Before we visited Everglades National Park, we had a perception of what it would be – a huge swamp. When we did finally get there, we were totally surprised to find that Everglades National Park is much, much, more. In fact, it was not at all like our narrow one-dimensional view; in contrast the Everglades is multi-dimensional. Its 1.5 million acres includes mangrove swamps; freshwater sloughs; and forests of slash pine and mahogany. In fact, the National Park Service recognizes nine distinct interdependent ecosystems all part of this amazing park.
About Everglades National Park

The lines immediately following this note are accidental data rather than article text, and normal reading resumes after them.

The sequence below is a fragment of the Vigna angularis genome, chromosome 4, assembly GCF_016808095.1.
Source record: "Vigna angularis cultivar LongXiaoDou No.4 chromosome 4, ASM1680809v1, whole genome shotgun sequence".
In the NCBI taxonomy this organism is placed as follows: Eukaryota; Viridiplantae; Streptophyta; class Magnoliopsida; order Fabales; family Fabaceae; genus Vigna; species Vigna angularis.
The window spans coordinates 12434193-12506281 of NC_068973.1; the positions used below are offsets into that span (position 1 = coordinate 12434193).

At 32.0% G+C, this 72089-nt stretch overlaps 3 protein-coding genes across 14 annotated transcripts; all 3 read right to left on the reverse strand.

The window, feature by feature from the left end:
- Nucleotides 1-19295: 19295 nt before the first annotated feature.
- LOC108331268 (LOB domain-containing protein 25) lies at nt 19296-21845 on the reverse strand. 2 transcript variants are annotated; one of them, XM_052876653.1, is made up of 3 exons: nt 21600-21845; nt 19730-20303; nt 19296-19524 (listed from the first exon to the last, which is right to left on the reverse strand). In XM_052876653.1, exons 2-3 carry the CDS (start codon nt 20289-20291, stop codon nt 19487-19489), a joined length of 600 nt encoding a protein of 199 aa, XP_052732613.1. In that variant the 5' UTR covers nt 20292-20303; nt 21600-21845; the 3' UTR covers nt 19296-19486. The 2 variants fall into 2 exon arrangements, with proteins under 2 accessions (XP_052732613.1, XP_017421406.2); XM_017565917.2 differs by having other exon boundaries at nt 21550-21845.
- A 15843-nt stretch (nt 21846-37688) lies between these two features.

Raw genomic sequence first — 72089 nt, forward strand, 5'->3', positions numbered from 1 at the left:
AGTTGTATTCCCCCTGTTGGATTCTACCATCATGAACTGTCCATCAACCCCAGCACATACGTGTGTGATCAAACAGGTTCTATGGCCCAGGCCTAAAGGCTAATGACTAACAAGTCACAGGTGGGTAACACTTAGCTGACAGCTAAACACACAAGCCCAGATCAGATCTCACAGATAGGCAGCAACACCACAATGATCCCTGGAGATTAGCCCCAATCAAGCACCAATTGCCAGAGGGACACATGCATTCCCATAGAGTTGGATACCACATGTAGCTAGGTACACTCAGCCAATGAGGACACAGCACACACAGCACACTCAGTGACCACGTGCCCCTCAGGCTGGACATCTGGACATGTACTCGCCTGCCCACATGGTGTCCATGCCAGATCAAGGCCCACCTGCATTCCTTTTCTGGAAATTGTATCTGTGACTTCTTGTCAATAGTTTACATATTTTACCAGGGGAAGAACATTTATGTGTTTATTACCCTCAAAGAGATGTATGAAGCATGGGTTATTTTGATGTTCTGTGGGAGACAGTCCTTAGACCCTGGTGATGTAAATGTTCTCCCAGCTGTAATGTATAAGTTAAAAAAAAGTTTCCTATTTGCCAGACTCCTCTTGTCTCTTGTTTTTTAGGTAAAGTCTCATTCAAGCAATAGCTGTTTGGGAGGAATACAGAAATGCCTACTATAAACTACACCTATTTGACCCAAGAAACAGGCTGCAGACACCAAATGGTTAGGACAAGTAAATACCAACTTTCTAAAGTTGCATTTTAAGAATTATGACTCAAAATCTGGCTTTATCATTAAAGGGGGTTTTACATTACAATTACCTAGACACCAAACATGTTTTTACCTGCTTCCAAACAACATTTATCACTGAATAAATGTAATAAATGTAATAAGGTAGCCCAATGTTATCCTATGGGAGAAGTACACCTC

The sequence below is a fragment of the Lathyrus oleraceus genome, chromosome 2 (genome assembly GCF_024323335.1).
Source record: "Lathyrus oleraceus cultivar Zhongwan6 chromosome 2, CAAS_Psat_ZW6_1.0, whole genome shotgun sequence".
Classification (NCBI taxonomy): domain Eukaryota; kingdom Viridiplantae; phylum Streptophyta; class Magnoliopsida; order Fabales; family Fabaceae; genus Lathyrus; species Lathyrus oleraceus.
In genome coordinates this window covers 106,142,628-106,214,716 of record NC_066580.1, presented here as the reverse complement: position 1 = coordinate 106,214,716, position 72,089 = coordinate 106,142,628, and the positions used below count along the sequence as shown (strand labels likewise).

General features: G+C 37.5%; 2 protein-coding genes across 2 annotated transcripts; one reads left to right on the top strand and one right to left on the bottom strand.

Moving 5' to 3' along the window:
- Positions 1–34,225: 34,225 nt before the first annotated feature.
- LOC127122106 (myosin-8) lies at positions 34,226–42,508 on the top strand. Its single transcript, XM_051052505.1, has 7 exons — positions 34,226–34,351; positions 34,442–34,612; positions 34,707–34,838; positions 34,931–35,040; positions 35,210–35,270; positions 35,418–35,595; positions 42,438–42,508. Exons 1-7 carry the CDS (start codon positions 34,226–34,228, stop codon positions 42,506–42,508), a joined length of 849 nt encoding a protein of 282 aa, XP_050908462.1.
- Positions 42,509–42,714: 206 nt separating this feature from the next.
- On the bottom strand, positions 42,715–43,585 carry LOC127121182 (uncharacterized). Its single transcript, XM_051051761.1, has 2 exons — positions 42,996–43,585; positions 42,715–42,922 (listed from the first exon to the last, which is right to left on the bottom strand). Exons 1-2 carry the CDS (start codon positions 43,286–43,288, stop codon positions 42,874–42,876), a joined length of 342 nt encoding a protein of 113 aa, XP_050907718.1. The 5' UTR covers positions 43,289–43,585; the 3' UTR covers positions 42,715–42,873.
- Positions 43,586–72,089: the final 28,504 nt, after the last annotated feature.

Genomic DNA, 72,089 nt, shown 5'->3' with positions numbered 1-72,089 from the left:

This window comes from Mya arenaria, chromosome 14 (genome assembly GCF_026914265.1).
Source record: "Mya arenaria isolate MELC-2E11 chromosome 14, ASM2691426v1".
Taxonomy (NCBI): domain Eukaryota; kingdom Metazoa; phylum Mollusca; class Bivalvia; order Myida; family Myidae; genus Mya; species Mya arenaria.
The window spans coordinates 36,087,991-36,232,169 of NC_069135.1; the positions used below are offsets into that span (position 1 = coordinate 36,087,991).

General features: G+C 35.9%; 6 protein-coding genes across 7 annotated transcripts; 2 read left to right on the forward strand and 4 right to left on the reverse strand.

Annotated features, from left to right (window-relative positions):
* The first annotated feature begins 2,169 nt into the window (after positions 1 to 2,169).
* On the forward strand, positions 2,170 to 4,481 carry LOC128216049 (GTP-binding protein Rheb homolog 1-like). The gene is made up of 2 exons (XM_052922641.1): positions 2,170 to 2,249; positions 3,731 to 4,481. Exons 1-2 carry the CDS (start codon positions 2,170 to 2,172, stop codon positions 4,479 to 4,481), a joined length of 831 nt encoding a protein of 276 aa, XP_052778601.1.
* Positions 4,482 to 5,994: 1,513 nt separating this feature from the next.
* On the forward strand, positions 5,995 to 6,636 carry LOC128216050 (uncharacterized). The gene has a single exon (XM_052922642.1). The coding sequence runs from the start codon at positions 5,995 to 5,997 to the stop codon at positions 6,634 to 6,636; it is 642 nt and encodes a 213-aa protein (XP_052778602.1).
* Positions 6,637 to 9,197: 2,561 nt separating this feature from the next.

Everglades National Park is the 3rd largest National Park in the lower 48 and the largest east of the Mississippi. Declared a National Park in 1947, it preserves and protects a fragile ecosystem that not only protects Florida’s water resources; it is also the habitat for many rare species – Manatee, American Crocodile and the Florida panther. The park is also home to hundreds of species of birds, fresh and saltwater fish, mammals and reptiles.
Along with being a U.S. National Park, Everglades is also a World Heritage Site, International Biosphere Reserve and a Wetland of International Importance.
Visiting Everglades National Park
We visited three distinct areas of the park and would highly recommend that you include all three in your itinerary. They all give you a different view into this diverse park.